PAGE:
Abstract
From airsea gas exchange, oil pollution, to bioreactors, the ubiquitous fragmentation of bubbles/drops in turbulence has been modeled by relying on the classical KolmogorovHinze paradigm since the 1950s. This framework hypothesizes that bubbles/drops are broken solely by eddies of the same size, even though turbulence is well known for its wide spectrum of scales. Here, by designing an experiment that can physically and cleanly disentangle eddies of various sizes, we report the experimental evidence to challenge this hypothesis and show that bubbles are preferentially broken by the subbubblescale eddies. Our work also highlights that fragmentation cannot be quantified solely by the stress criterion or the Weber number; The competition between different time scales is equally important. Instead of being elongated slowly and persistently by flows at their own scales, bubbles are fragmented in turbulence by small eddies via a burst of intense local deformation within a short time.
Introduction
Perhaps no other area of fluid dynamics has borne a twin problem more than bubble breakup^{1} and turbulence cascade^{2} both by Andrey N. Kolmogorov, based on a key idea of elementary entities, i.e., bubbles and eddies, being fragmented into smaller and smaller sizes, following a universal mechanism. In 1955, Hinze^{3} extended Kolmogorov’s original idea^{1}, and this KolmogorovHinze (KH) framework has since posed deep and lasting impacts on modeling turbulent bubble/drop fragmentation in various flow configurations^{4,5,6} and applications, including emulsion^{7}, spray formation^{8}, and raindrop dynamics^{9}.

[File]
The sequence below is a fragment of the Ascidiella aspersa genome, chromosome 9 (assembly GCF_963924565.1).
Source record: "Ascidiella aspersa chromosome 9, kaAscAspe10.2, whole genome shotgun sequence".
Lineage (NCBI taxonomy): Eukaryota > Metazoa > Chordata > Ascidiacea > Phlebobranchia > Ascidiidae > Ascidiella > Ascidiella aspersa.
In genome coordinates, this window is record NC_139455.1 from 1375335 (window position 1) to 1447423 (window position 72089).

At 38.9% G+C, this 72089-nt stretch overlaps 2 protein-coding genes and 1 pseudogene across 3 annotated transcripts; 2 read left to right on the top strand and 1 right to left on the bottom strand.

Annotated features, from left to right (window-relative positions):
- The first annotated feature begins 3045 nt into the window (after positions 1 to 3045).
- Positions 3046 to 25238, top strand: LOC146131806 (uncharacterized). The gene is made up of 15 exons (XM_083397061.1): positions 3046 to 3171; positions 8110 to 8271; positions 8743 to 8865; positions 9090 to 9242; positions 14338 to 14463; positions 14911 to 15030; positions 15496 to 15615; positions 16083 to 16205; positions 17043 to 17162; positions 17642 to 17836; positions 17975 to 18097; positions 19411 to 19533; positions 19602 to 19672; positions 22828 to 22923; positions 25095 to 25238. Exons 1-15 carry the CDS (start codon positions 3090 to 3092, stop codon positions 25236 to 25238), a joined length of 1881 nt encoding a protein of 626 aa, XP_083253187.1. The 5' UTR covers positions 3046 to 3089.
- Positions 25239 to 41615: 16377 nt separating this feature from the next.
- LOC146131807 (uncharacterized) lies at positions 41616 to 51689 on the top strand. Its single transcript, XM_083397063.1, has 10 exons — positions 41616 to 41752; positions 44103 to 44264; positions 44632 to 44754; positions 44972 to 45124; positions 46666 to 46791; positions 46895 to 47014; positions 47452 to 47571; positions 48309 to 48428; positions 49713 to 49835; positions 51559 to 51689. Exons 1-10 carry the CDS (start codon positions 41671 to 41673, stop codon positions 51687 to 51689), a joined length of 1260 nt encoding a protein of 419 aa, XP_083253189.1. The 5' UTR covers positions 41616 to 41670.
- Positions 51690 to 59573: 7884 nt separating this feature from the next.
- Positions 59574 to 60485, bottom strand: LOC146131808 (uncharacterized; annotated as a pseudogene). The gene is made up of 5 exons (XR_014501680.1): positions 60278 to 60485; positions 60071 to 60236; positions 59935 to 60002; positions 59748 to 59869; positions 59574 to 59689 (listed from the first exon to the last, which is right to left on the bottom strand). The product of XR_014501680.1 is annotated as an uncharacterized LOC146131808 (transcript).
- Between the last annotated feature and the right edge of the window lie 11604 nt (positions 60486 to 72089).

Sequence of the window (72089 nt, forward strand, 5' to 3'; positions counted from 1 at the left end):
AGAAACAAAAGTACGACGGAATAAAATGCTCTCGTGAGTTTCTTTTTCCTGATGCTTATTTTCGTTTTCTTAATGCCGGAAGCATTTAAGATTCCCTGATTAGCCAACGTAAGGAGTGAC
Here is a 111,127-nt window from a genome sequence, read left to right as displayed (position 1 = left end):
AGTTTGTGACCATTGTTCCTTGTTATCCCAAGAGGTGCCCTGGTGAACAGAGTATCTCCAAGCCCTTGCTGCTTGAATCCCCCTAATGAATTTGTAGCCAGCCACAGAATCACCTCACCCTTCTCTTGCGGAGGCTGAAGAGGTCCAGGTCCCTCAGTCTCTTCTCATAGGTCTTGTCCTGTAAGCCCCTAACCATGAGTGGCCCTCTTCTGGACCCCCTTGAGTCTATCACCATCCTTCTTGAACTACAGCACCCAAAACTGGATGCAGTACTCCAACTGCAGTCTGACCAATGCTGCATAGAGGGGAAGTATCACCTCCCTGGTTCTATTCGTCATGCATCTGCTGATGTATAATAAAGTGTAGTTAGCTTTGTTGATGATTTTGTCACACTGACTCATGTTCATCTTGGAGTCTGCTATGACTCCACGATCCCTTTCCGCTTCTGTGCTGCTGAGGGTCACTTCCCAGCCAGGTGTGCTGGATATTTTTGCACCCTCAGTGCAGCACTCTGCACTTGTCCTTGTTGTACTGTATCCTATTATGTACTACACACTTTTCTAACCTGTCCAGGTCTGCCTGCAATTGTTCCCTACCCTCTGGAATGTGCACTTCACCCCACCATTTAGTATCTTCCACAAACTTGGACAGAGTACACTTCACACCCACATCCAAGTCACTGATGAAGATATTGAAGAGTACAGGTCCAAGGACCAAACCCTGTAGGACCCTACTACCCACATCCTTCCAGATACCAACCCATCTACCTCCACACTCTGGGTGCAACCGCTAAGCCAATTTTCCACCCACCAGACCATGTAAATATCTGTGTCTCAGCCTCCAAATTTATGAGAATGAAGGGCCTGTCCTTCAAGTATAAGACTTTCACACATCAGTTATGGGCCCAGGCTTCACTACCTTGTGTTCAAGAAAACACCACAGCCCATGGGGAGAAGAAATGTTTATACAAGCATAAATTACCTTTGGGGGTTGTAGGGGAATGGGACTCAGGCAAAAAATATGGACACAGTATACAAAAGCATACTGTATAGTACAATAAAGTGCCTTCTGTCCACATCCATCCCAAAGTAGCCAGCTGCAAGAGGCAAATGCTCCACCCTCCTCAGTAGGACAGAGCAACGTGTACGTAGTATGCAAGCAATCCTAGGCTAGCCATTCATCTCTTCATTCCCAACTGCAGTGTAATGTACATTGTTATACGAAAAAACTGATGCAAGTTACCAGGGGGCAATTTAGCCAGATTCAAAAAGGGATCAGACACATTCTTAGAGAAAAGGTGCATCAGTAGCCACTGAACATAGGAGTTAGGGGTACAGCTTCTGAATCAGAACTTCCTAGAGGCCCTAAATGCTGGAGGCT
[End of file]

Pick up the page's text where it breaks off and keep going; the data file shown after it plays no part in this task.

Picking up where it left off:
The key hypothesis in the KH framework is that, in turbulence, bubbles/drops with diameter D are broken by eddies of the same size and the contribution from subbubble scale eddies is negligible. The most important dimensionless number based on D is thus the Weber number. The fundamental challenge associated with this key hypothesis is not about its correctness but its falsifiability. For fullydeveloped turbulence, eddies of many length scales are present at the same time. In these situations, bubbles always encounter eddies of various sizes, so it is extremely difficult to disentangle them cleanly^{10}, not to mention establishing their roles in bubble breakup. Therefore, there has been no direct experimental evidence so far to either support or refute this hypothesis.